Saltscapes: The Cutting Edge

Saltscapes

For three days I walked down what my friend Iain called the “Trans Canada Emergency Exit”—the hallway that bypassed everybody’s favourite drive-thru, New Brunswick, and brought you straight to the other Atlantic Provinces in the sprawling back room of the Saltscapes Expo set-up at Exhibition Park. For three days I would always stop and take a gander of the projection of fish that hazily swam above on a gauzy strip of fabric. I honestly have no idea what they were promoting, but it’s one of my favourite images of the weekend. Good work, fish!

The reason I was at Saltscapes for three days was to act as head judge of Taste of Nova Scotia‘s Cutting Edge Chef Competition, a black box competition that brought 10 chefs from across the province together to use some wonderful local ingredients and show off their skills and spontaneity in a lighthearted competition.

A herd, or dazzle, or murder, or whatever you call a bunch of people who judge chef contests of… well, of other people who judge chef contests took turns sitting in the other two seats throughout the weekend. Over the weekend I was joined by the likes of Slow Food Nova Scotia‘s Lia Rinaldo, Nicholetta Bokolas from the lovely blog Pepper + Paint, Patrick Sullivan from NS Tourism, Global Maritimes’ early rising Morning News weather gal, Jill Chappell, and some other thoughtful food fans from other blogs, media and food and tourism organizations. Although I avoided making any Pamchenko jokes based on the tragic and incomprehensible lack of traction my Cutting Edge joke made on Twitter—and perhaps because I avoided that—lots of laughs were had as we watched the chefs sweat it out on stage. The Kilted Chef, Alain Bossé makes that pretty easy. He and Christine from Taste of Nova Scotia have the unique kind of hosting chemistry you need to keep people engaged and entertained at an event like this. They did great.

So here’s the deal: two chefs would face off with four surprise ingredients that had to be included in their dish. They were gifted a sous chef from the audience to cook with, and then while they were trying to push out a cohesive dish in a half hour, they were also harangued by Christine and Alain the entire time, expected to answer questions and entertain. The most common answer heard by the chefs all weekend was “uh… what? uh… what? was the? question?” which was admittedly a better way to engage the audience than saying the “would you fuck off already?! I’M TRYING TO COOK.” they probably wanted to say.

The first match was Chef Christopher Ware from Seasons by Atlantica and Chef Craig Flinn from Chives. Their black box ingredients were snow crab from Victoria Co-op, double-smoked bacon from Meadowbrook Meat Market, quark from Fox Hill Cheese House and Passito, the first red wine—a blend of Marechal Foch, Leon Millot, and Luci Kuhlmann grapes.

On day two, Chef Shelley Steventon from The Old Fish Factory and Chef Matthew Krizan from Mateus Bistro had a bit of a South Shore battle, representing Lunenburg and Mahone Bay, respectively. They had to use Meadowbrook Meat Market chorizo sausage, Propeller & Garrison IPA, rainbow carrots from Dominion Produce, and some of Sugar Moon Farm’s delicious maple syrup.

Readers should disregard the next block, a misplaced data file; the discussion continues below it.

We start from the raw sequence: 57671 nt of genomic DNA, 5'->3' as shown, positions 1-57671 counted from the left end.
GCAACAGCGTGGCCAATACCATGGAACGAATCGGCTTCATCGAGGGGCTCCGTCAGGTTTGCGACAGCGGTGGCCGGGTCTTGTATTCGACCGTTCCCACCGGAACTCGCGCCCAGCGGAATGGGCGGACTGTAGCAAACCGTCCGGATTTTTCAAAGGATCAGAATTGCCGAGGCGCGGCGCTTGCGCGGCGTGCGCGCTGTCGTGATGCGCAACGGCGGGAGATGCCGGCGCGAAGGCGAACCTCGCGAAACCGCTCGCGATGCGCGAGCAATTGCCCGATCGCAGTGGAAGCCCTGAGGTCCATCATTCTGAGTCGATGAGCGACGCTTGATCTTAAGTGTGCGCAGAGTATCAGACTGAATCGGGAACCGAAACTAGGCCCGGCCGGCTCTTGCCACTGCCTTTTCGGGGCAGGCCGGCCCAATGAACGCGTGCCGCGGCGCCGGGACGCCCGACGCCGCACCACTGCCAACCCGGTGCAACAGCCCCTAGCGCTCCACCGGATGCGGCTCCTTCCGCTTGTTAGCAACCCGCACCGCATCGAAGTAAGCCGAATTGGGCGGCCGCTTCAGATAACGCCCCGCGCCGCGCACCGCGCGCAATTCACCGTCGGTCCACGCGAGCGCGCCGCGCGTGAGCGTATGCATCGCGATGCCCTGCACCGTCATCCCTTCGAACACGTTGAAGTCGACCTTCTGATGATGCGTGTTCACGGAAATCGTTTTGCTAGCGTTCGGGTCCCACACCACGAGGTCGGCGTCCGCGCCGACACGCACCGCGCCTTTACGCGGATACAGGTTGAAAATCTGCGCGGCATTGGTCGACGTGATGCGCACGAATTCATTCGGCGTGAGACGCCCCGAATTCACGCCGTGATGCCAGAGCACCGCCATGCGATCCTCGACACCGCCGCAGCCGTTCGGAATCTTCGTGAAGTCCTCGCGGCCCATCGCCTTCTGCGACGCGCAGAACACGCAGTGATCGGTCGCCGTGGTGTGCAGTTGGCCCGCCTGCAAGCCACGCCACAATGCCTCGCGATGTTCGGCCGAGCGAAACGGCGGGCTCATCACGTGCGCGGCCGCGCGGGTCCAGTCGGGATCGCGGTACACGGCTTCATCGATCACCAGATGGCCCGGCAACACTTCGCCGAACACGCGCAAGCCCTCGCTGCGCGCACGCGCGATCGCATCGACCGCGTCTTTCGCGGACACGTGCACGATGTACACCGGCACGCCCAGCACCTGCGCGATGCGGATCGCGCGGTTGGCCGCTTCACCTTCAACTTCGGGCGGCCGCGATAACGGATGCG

Later that day, Chef Roger Joharchy from Atlantica Hotel & Marina Oak Island and Chef Jon Geneau from Rhubarb in Indian Harbour out there at beautiful Peggy’s Cove were lucky enough to use some of the province’s best seafood—cooked lobster from Fishermen’s Market and fresh mussels from AquaPrime Mussel Ranch—along with Tiday Bay from both Luckett Vineyards & Avondale Sky Winery, and Valley Flaxflour flax flour. Chef Geneau, in my opinion, got the pick of the bunch when it came to sous chefs. The lady that worked with him was such a delight to watch; at times it felt like he could have just sat down and had a beer. She chopped and stirred and was clearly having such a joyful time on stage. If I could have picked a winner for everything that weekend, I would have picked her. She was like a little plaid ray of sunshine.

On the final day of competition Chef Chris Velden from Tantallon’s Flying Apron Cookery battled with his protege Chef Jason Townes from Halifax’s Press Gang, where I assume Christina Hendricks was probably shucking oysters a few months back if I’m reading between the lines of FLARE Magazine correctly. Once again Meadowbrook provided the meat: free range chicken. Their box also had Haksap juice from LaHave Natural Farms, Scotian Gold apples and Farmer John’s summer savoury.

The last battle was straight out of the wild west: Chef Dale Nichols from Digby Pines and Chef Rolad Glauser from Shelburne’s Charlotte Lane rustled up a couple of plates with Digby scallops supplied by Clearwater, Cornect Family Farm honey, Terra Beata’s dried cranberries, and a bottle of rum from Ironworks Distillery. Glauser, a previous winner, really nailed the audience participation, bringing one of those cool Industrial Revolution Ice Cream Balls with him, and making an amazing savoury ice cream by filling it up and having the crowd toss it around until it was ready.

At the end, Glauser’s showmanship brought him to a 2nd place finish, with Jon Geneau coming in a close third. Just edging them out for the win was Matthew Krizan from Mateus Bistro in Mahone Bay. He made a chorizo meatball stuffed with quark, which he served on a risotto made with IPA and some caramelized rainbow carrots. It was delicious. It all was.

But if I had one suggestion to make to chefs who want to win next year’s competition, it would be: TOE PICK!

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